My first TV job was a film called ‘Dutch Girls,’ with Colin Firth early in his career (1985). Theatre was my first love and as it turned out, it’s a great way to get spotted by casting directors too.
And you remained in Lincoln?
I love the city, family and friends are still here and I enjoy watching Lincoln FC. I’ve been fortunate to be able to divide my time between Lincoln and London. Advances in technology allowed me to work from my ‘Harry Potter’ studio, under the stairs in Lincoln! I installed some sound-deadening padding, an industry standard Neumann microphone and an ISDN connection. Magically, I could then voice with studios in London, Los Angeles and elsewhere!
You’ve also raised your family here?
My son Josh attended Lincoln Minster School (and later Skegness Grammar) as did my two other children Jonny and Em who moved in with us from the age of 16 after the death of their mother from cancer. They have been part of the family for 10 years now. I’ve been so pleased and proud with the way they’ve all grown up and I think the fact that they’ve been raised in the oasis of Lincoln, is a big part of that.
Jonny and Em are white and Scottish, so it’s been fascinating discussing the Black Lives Matter movement with them. Em told me how anti-racism books are flying off the shelves among her generation as they seek to learn more and challenge injustice.
Is that reflective of their generation?
Possibly so, information is more accessible with the internet. Nelson Mandela said ‘Education is the most powerful weapon which you can use to change the world;’ I agree!
I remember US teacher/educator Jane Elliott, created an exercise in which pupils were favoured or otherwise on the basis of their blue or brown eyes. She was able to ‘engineer’ a prejudice where none existed before and so demonstrated that discrimination is learned and is therefore a behaviour that can be unlearned and then challenged. Education is so important in that regard.
Hence ‘Making History?’
Yes. It’s been on hold while I have been filming Outlander. but the idea is that school pupils are encouraged to find something in their family and cultural history, that inspires them to follow their dreams and make a short film about it and share that with all of us. (www.makinghistory.org)
What other projects are you working on?
I’m working on a project with a school mate from the Perse, Simon Wells, the great grandson of H G Wells no less… though he never told me that when we were at school!
He is based in LA and directed the movie ‘Prince Of Egypt.’ We’re in the process of creating a TV series for both UK and US audiences on the emergence of jazz and civil rights in the 1920/30s. Our musical hero will encounter people like Jelly Roll Morton, Jack Johnson, Marcus Garvey, your readers will have to google them!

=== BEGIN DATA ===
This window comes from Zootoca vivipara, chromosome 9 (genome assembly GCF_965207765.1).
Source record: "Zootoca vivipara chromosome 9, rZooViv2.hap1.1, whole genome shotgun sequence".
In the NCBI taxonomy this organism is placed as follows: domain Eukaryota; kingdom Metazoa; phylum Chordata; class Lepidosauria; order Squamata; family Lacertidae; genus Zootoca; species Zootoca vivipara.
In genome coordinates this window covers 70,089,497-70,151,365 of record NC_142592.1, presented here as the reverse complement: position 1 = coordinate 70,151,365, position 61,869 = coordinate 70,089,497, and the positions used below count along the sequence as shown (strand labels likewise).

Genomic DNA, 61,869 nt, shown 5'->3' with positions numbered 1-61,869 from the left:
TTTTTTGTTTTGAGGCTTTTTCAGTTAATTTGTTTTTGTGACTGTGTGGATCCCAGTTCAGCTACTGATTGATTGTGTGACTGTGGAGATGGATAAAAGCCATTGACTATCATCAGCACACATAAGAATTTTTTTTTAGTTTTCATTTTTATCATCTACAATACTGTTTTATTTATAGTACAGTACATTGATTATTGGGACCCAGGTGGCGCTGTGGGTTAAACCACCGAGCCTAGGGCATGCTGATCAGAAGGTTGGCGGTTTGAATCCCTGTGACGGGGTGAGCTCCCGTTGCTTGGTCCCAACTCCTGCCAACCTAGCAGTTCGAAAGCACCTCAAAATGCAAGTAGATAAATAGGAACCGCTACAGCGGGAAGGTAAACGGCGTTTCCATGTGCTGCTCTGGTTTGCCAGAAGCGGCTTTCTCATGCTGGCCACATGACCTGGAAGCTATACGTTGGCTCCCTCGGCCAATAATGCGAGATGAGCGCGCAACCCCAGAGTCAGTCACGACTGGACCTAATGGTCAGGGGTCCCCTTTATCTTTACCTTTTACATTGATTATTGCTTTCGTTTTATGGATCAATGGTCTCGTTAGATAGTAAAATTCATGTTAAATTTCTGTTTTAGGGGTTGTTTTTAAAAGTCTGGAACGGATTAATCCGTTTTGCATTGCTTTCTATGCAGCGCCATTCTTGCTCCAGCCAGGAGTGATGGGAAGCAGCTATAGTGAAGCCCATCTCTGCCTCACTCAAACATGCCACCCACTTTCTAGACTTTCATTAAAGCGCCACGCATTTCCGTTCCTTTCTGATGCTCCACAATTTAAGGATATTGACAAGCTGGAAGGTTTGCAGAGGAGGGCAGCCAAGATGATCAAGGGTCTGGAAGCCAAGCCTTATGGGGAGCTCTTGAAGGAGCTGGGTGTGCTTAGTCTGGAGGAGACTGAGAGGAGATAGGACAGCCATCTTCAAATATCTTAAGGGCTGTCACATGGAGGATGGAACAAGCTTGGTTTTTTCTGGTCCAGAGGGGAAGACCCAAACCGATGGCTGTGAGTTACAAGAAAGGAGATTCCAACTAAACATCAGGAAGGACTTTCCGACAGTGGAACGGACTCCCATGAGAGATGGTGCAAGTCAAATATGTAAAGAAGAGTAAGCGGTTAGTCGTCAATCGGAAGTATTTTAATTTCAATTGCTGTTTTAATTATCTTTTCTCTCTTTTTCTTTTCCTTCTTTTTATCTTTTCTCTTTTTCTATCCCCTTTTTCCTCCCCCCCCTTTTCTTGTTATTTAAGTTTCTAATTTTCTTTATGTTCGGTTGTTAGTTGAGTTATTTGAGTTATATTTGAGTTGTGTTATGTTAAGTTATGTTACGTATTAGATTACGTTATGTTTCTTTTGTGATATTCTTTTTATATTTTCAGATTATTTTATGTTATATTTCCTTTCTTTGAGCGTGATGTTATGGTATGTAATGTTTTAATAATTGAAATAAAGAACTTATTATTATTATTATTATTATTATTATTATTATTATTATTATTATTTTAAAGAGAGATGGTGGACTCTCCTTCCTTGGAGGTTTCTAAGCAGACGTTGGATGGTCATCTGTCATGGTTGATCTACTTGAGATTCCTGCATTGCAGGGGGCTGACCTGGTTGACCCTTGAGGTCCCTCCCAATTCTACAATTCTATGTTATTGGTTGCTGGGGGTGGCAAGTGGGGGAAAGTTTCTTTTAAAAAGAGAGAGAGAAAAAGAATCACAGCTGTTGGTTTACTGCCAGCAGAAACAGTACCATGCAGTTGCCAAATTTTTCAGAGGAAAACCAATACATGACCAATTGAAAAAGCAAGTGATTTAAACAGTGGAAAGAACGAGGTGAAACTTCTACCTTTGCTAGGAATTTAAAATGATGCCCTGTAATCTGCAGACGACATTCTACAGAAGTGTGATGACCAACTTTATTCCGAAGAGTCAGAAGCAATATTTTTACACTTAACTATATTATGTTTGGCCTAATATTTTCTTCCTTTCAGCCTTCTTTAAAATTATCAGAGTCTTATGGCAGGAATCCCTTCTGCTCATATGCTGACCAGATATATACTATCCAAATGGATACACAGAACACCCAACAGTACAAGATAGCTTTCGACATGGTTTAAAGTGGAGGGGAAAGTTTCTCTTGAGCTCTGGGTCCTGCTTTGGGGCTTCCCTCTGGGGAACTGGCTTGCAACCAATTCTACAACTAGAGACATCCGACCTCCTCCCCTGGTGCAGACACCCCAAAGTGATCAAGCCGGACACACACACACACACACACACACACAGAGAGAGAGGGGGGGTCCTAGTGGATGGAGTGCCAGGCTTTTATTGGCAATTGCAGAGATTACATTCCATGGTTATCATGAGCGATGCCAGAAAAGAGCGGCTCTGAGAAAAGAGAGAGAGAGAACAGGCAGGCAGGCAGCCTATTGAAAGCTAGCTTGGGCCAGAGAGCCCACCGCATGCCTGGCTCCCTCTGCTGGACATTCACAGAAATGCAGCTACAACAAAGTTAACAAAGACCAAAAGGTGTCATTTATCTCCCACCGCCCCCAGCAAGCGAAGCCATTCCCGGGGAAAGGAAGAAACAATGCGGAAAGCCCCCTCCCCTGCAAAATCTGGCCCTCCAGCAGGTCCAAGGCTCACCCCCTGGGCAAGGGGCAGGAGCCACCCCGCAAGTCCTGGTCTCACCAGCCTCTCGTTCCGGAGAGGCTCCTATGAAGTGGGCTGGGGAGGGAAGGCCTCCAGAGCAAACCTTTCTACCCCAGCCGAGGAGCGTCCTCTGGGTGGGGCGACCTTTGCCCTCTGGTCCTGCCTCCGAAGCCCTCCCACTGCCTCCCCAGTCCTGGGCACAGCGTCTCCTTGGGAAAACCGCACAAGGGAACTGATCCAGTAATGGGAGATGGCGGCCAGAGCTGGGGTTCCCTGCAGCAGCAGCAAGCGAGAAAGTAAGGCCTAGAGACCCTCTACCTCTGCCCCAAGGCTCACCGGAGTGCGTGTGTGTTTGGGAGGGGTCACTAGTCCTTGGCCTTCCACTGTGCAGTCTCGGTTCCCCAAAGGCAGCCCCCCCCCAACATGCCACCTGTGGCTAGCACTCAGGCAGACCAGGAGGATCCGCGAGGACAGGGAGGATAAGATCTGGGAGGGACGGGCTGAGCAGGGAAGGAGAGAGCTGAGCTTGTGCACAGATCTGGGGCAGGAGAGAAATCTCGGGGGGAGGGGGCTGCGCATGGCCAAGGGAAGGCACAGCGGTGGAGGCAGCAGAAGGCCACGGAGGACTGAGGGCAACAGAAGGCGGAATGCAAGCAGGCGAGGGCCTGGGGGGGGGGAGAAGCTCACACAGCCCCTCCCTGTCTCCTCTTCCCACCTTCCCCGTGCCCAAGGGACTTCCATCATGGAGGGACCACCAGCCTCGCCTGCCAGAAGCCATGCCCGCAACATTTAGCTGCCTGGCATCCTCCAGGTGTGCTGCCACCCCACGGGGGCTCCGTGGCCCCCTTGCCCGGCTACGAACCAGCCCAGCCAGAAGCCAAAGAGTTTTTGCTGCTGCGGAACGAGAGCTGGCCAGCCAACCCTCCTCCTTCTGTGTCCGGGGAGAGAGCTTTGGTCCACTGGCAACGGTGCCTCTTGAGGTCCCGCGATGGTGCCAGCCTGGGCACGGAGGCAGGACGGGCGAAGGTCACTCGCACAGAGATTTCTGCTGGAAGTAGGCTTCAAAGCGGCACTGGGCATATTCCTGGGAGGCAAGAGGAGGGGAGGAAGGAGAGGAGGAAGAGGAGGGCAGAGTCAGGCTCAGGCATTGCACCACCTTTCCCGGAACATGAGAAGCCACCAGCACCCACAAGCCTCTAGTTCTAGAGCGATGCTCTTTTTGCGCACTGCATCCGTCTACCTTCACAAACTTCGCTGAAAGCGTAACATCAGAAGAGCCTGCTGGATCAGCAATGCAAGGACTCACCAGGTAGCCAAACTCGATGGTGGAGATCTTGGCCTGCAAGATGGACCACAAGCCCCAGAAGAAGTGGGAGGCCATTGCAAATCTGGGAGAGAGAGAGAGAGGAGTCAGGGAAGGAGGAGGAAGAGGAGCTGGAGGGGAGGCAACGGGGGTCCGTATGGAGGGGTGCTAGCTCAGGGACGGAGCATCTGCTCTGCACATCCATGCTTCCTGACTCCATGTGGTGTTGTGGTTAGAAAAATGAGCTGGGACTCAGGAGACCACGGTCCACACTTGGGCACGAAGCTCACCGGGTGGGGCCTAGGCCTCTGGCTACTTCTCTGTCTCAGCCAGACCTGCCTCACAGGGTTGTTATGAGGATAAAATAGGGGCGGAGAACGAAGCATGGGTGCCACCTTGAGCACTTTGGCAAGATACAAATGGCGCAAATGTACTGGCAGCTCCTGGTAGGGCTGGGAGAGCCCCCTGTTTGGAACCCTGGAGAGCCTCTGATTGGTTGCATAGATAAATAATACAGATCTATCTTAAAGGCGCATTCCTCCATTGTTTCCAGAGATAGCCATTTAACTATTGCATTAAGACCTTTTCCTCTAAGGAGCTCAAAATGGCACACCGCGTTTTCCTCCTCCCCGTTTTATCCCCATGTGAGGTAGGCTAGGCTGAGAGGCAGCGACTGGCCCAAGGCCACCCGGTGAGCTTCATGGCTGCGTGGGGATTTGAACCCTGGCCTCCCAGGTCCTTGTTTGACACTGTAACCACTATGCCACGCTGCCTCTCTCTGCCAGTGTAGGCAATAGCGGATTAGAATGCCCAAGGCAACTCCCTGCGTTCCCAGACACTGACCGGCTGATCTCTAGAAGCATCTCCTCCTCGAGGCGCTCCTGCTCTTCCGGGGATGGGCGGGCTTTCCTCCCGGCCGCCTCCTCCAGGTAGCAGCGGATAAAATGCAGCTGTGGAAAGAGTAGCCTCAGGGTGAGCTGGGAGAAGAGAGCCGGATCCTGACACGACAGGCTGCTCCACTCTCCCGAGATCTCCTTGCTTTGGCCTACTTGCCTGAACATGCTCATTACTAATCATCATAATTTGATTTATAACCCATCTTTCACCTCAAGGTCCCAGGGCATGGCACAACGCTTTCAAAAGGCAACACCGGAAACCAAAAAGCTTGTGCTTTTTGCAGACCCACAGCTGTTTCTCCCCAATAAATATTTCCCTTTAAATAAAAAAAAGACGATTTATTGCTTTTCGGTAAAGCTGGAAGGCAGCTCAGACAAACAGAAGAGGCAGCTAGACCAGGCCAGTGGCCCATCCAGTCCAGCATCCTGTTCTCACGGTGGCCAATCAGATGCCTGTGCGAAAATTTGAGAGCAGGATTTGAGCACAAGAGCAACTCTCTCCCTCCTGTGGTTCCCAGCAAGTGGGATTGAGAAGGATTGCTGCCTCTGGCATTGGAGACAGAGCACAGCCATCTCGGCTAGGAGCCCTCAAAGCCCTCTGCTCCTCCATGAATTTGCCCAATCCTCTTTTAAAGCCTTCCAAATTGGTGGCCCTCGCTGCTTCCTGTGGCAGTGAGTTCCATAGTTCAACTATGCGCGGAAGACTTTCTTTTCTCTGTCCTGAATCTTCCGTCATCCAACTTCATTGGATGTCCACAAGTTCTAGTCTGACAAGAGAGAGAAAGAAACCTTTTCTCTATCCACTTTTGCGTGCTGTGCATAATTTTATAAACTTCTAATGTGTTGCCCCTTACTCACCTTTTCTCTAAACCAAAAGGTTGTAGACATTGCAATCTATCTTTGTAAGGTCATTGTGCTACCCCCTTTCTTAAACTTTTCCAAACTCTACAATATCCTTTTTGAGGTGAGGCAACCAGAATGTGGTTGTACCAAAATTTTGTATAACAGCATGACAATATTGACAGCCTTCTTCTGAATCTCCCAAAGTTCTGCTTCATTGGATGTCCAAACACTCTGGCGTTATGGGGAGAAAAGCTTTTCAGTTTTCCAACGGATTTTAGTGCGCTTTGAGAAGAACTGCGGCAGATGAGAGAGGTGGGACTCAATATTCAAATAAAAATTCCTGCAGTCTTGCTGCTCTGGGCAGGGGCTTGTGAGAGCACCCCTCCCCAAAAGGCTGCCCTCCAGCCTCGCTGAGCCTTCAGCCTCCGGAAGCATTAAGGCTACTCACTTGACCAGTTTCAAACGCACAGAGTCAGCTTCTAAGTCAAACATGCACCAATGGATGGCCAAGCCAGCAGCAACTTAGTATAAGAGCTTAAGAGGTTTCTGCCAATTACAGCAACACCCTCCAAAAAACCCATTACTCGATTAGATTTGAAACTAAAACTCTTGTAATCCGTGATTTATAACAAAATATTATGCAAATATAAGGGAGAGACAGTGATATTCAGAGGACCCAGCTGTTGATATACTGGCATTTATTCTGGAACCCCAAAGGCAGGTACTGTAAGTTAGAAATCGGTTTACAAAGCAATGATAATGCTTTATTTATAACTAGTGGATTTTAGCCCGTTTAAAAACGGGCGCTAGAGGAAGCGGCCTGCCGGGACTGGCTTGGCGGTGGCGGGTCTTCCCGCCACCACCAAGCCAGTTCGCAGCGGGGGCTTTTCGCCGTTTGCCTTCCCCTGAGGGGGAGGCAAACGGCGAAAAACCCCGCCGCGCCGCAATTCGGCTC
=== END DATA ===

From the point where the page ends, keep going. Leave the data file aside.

Screenwriting is new territory for me, but really exciting! Thank goodness, the voice work continues to roll in as it’s tough for film and theatre right now because of the pandemic.
You’re still supporting Lincoln in the process?
Yes, I often get asked to support various things in Lincoln. Recently an inquiry to voice a video came via a What’s App business group set up by Liam Scully (CEO Lincoln City FC). I was told that Charlotte Goy at Visit Lincoln was trying to get hold of me to help voice a message that people should ‘stay home, stay safe’ and that people were welcome in the city ‘but not yet.’
I thought it was an important message so I did it for free to help out. The video was brilliant. It showcased Lincolnshire’s beauty but also advised caution. I’ve been isolating during lockdown as I have asthma and am ‘high risk’ so it was a message that I thought it was essential to deliver.
You’ve also supported the IBCC?
Yes. My father is on the board of trustees for Canwick’s International Bomber Command Centre and is rightly proud that four out of five of the West Indian aircrew in 1940 were based at Bomber Command in the county… a little known fact.
Funnily enough, just after I’d made a video to support them with their current crowd funding, it was announced that they’d won two prestigious awards: Visit England’s Gold Award for International Tourism and Trip Advisor’s Travellers’ Choice Award; a timely boost for the centre.
In just two years it has already attracted a quarter of a million visitors, but lockdown has prevented people visiting. So it’s more important than ever that we support them now, particularly the people of Lincolnshire itself, the vast majority of whom have still yet to visit this jewel in our crown.
We are so fortunate to have it in our own backyard, as it were. It’s also Battle of Britain day, this month, and that’s one of the special stories told at IBCC. IBCC is just one of the many brilliant attractions and aspects of life in Lincolnshire, of which we should all be very proud!
Colin McFarlane is a film and TV actor, voiceover artist and writer. Find out more about his upcoming projects and his film and TV career at imdb.com or on twitter: @colinmcfarlane